The Conference Board Consumer Confidence Index, which had decreased in December, inched lower in January and continues to be at a historic low. The Index now stands at 37.7 (1985=100), down from 38.6 in December. The Present Situation Index declined slightly to 29.9 from 30.2 last month. The Expectations Index decreased moderately to 43.0 from 44.2.
“The Consumer Confidence Index continues to hover at all-time lows (Index began in 1967) and it appears that consumers have begun the New Year with the same degree of pessimism that they exhibited in the final months of 2008,” said Lynn Franco, director of The Conference Board Consumer Research Center. “The minor change in the Present Situation Index suggests that economic conditions did not deteriorate significantly further in January but, on the other hand, they did not improve either. Looking ahead, consumers remain quite pessimistic about the state of the economy and about their earnings. And, until we begin to see considerable improvements in the Expectations Index, we can’t say that the worst of times are behind us.”
Consumers’ assessment of overall current conditions remains pessimistic. Those saying business conditions are “bad” increased to 47.9 percent from 45.8 percent, while those saying business conditions are “good” declined to 6.4 percent from 7.7 percent last month.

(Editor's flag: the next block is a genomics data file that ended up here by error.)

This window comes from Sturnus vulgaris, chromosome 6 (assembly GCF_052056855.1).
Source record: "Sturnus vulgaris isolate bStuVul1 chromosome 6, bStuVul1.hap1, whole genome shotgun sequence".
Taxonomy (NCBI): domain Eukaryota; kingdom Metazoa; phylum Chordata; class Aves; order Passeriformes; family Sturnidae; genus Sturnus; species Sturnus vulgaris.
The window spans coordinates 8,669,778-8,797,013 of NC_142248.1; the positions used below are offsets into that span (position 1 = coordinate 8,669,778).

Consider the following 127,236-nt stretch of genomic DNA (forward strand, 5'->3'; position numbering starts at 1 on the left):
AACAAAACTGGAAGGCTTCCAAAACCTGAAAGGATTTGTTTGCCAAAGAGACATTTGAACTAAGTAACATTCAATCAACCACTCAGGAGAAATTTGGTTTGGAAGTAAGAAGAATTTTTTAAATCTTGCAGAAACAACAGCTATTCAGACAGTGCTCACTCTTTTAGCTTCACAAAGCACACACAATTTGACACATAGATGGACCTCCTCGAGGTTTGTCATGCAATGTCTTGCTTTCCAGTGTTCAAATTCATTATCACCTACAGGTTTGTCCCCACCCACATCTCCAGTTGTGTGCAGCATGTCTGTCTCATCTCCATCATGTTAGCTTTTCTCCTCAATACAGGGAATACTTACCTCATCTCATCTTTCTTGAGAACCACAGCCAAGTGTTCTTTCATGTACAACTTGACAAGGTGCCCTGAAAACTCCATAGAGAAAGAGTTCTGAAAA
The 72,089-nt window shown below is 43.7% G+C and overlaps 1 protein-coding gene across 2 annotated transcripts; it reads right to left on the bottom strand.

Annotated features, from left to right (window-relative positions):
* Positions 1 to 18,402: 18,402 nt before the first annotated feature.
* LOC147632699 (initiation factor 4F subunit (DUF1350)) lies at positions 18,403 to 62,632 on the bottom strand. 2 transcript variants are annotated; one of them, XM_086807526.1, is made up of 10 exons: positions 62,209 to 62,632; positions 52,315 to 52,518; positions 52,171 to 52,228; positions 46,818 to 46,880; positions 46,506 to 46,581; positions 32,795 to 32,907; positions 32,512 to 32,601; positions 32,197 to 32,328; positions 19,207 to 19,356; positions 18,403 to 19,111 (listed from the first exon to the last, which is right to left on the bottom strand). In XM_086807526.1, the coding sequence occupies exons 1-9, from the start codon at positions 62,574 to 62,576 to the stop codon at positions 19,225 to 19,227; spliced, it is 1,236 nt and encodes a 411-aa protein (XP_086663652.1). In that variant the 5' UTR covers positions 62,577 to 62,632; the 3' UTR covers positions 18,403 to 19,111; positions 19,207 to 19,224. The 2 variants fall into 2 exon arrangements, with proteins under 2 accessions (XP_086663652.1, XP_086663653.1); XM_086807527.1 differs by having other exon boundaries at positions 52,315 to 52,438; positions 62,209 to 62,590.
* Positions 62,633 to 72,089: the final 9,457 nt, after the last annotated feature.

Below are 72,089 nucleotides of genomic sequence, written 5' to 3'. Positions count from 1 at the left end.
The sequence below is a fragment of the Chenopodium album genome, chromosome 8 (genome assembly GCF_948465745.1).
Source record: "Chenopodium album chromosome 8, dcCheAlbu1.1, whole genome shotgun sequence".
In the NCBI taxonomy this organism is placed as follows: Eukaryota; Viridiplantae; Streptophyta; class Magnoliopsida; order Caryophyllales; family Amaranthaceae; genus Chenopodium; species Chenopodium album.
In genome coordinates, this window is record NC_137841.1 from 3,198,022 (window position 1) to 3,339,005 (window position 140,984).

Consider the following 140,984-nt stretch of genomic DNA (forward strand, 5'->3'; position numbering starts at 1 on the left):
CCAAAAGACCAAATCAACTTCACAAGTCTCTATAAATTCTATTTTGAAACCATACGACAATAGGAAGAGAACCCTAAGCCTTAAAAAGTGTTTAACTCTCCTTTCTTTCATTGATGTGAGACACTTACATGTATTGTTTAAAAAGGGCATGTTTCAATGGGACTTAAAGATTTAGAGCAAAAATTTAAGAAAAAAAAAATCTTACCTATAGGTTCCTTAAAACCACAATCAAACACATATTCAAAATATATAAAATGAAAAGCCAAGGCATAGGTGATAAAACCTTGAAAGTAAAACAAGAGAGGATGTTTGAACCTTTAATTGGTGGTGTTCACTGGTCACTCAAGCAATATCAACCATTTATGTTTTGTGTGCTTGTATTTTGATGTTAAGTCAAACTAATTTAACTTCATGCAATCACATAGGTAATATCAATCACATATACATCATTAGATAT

Consumers’ assessment of the labor market, however, was slightly more positive. Those claiming jobs are “hard to get” edged down to 41.1 percent from 41.5 percent in December, while those stating jobs are “plentiful” edged up to 7.2 percent from 6.5 percent.
Consumers’ short-term outlook remains quite pessimistic. Those expecting business conditions to worsen over the next six months decreased slightly to 31.1 percent from 32.9 percent, while those anticipating conditions to improve remained relatively unchanged at 13.3 percent in January, compared to 13.4 percent in December.
The job outlook remains somewhat mixed. The percentage of consumers expecting fewer jobs in the months ahead decreased to 36.7 percent from 40.6 percent, while those expecting more jobs edged down to 9.4 percent from 9.8 percent. The proportion of consumers expecting an increase in their incomes declined to 10.0 percent from 12.7 percent.
The Consumer Confidence Survey is based on a representative sample of 5,000 U.S. households. The monthly survey is conducted for The Conference Board by TNS, a custom research company. The cutoff date for January’s preliminary results was Jan. 21.